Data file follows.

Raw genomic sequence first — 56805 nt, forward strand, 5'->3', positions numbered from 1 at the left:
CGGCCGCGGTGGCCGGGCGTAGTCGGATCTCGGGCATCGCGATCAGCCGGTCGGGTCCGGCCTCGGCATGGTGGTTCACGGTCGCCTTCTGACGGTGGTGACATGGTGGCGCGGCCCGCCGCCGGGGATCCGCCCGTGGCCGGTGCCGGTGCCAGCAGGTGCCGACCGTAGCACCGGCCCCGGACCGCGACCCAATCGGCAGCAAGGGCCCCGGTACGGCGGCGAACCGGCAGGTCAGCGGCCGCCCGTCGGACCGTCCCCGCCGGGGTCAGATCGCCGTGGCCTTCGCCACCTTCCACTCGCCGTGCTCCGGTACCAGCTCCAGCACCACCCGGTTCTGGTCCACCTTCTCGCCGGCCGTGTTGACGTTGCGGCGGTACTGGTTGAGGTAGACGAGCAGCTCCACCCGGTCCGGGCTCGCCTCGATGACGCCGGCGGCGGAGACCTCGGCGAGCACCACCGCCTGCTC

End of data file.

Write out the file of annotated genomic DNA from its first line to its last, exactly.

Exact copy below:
Raw genomic sequence first — 56805 nt, forward strand, 5'->3', positions numbered from 1 at the left:
CGGCCGCGGTGGCCGGGCGTAGTCGGATCTCGGGCATCGCGATCAGCCGGTCGGGTCCGGCCTCGGCATGGTGGTTCACGGTCGCCTTCTGACGGTGGTGACATGGTGGCGCGGCCCGCCGCCGGGGATCCGCCCGTGGCCGGTGCCGGTGCCAGCAGGTGCCGACCGTAGCACCGGCCCCGGACCGCGACCCAATCGGCAGCAAGGGCCCCGGTACGGCGGCGAACCGGCAGGTCAGCGGCCGCCCGTCGGACCGTCCCCGCCGGGGTCAGATCGCCGTGGCCTTCGCCACCTTCCACTCGCCGTGCTCCGGTACCAGCTCCAGCACCACCCGGTTCTGGTCCACCTTCTCGCCGGCCGTGTTGACGTTGCGGCGGTACTGGTTGAGGTAGACGAGCAGCTCCACCCGGTCCGGGCTCGCCTCGATGACGCCGGCGGCGGAGACCTCGGCGAGCACCACCGCCTGCTC